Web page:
According to the article in Babe this anonymous woman who doesn’t even have the courage to use her real name, used verbal and non-verbal cues to communicate she was “distressed.” and  “I cried the whole ride home.” (After Ansari called for a ride to take her home.)  “At that point I felt violated,” she said.  Note: She only felt violated AFTER he called for the ride.

So let’s translate her statement into a language everyone can easily understand.

I cried the whole way home after I acted like a whore and then got treated like one.  I felt violated because as I was on the drive of shame home I realized my fantasy of having a real relationship with Ansari was not going to come to pass.  Now I am too embarrassed to admit the truth so now that I have the power of the #METOO Movement I will pay him back for making me feel like a slut.

“It was actually painful to watch him win and accept an award,” she said. “And absolutely cringe worthy that he was wearing the Time’s Up* pin. I think that started a new fire, and it kind of made it more real.”

You know what’s painful, you wanting me to feel sorry for you.  My best friend and I were still in our late teens when she came running down those stairs.  You want me to believe that you-a grown woman, don’t know how to tell a man no?  Yeah, I’m not buying it.

I will admit, it’s painful for me to know he wears that pin as well, but for different reasons.  I’m sad he’s supporting a movement designed to emasculate him and all men.  A movement whose very nature is to deprive them of their strength and  vigor; to spiritually weaken them and socially and publicly  castrate them.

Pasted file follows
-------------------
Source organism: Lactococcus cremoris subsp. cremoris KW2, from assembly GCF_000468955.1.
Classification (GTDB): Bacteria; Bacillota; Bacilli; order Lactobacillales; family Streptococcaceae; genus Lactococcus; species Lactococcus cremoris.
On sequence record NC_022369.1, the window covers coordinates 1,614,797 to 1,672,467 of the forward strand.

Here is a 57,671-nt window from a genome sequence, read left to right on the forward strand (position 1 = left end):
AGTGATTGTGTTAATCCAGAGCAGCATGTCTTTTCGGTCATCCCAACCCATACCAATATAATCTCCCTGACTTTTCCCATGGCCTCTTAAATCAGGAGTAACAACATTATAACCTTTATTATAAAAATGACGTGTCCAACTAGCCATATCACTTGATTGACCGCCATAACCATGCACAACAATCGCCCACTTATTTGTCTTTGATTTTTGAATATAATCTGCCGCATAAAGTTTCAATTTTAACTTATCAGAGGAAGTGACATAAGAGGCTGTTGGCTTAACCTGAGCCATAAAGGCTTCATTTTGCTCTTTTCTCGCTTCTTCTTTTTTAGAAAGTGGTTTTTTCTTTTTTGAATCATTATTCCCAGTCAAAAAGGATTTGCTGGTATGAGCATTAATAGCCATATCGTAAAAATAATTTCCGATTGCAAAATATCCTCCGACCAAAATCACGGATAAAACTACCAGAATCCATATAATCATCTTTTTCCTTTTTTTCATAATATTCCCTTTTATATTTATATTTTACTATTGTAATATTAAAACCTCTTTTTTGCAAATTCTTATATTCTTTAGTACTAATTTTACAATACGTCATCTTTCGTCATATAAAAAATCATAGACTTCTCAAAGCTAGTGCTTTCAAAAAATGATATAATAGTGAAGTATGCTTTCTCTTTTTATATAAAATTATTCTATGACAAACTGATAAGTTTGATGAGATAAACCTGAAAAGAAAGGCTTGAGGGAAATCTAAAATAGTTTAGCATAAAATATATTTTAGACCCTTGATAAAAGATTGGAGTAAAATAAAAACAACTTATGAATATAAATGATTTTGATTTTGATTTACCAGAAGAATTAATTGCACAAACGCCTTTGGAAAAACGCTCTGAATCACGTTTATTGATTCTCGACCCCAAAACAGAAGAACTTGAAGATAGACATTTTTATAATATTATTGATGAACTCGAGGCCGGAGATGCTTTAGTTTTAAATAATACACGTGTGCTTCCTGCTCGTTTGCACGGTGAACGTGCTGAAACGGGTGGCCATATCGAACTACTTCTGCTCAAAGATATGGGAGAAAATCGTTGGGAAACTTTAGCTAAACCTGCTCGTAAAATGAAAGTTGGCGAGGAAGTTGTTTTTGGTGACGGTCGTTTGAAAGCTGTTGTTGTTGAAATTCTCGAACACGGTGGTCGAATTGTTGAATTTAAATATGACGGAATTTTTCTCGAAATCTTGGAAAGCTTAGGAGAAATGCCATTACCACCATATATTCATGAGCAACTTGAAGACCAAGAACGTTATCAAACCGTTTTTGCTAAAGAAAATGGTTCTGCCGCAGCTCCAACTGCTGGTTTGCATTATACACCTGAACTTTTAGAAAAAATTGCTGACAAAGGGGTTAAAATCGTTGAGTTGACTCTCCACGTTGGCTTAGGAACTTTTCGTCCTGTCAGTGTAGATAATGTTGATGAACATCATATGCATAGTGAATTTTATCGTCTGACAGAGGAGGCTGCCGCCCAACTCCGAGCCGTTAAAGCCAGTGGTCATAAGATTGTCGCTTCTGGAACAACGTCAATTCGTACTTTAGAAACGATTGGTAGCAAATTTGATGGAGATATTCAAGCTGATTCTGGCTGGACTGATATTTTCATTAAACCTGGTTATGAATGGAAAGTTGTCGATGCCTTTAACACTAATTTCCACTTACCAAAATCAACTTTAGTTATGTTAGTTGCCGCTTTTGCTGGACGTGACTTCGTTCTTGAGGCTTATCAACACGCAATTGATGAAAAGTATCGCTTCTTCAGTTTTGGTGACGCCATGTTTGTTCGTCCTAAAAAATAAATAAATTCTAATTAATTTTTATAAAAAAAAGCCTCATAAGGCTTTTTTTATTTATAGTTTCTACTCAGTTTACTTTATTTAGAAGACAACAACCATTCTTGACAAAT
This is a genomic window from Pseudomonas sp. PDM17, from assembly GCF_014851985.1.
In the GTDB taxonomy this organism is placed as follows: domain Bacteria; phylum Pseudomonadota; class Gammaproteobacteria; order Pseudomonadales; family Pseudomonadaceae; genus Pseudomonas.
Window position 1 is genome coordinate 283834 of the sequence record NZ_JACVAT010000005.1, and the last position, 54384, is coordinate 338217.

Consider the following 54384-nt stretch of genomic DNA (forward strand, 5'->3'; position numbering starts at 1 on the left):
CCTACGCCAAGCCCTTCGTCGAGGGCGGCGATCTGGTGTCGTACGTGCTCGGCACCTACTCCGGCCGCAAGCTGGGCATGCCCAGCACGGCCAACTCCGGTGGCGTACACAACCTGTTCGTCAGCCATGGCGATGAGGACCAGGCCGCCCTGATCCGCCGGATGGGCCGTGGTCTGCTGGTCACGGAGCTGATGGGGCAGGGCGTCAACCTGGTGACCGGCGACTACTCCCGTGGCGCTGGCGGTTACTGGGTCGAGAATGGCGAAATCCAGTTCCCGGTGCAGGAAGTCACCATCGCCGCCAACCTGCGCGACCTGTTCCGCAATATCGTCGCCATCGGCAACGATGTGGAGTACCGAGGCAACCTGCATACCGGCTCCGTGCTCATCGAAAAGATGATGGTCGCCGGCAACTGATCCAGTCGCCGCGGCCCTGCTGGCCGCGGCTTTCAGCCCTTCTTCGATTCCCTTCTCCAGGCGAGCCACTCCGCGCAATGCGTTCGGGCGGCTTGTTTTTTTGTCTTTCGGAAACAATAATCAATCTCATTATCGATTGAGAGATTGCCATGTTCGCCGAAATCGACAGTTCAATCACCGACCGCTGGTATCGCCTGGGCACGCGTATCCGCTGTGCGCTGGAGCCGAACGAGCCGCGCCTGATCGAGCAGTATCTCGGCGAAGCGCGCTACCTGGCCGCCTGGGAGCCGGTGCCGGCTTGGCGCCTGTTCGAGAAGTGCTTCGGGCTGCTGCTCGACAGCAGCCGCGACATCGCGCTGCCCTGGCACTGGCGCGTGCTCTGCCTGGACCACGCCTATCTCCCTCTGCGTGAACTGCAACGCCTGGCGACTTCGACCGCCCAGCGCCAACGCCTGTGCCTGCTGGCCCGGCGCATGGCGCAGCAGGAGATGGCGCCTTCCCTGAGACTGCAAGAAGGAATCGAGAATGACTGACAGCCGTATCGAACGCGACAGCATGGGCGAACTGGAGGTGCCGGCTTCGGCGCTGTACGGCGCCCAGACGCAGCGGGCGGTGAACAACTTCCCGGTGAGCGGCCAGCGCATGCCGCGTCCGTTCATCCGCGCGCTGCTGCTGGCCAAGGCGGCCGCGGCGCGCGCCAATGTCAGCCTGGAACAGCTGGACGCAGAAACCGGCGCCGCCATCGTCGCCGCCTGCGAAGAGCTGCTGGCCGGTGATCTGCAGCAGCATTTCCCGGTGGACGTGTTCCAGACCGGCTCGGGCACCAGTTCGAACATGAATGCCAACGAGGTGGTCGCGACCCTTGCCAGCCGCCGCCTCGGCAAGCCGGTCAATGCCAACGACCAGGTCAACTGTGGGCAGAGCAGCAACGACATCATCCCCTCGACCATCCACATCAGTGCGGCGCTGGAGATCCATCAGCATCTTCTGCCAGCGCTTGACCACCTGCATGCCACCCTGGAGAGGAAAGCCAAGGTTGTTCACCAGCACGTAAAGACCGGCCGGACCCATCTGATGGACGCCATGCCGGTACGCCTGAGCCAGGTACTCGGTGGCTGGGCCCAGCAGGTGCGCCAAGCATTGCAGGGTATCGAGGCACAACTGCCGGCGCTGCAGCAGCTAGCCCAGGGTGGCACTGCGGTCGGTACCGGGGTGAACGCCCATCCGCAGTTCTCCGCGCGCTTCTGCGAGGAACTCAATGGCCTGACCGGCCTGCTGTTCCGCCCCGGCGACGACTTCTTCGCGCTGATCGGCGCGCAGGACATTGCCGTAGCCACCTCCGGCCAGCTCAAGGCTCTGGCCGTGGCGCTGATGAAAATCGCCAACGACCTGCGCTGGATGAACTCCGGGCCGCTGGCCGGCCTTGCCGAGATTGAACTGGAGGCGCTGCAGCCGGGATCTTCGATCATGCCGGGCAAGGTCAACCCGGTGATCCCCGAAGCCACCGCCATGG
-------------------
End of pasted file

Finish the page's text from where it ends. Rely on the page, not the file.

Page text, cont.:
Feminist author Jessica Valenti tweeted: “A lot of men will read that post about Aziz Ansari and see an everyday, reasonable sexual interaction. But part of what women are saying right now is that what the culture considers ‘normal’ sexual encounters are not working for us, and oftentimes harmful.”

Bullcrap!  You can’t have it both ways.  On the one had you want men to respect you and that these “normal” encounters are not working for you, yet you constantly support ideas, shows, music, and media promoting a reshaping of cultural norms where women are free to flaunt their sexuality more often than not being the aggressors.  Further, you fail to support men in those instances where they are actually the victim.

I am more inclined to agree with Caitlyn Flanagan, who wrote in the Atlantic that Ansari is being “professionally assassinated on the basis of “one woman’s anonymous account.” Nothing was stopping this grown ass woman from leaving his premises and calling her own cab.  C’mon, she even let him pay for the ride!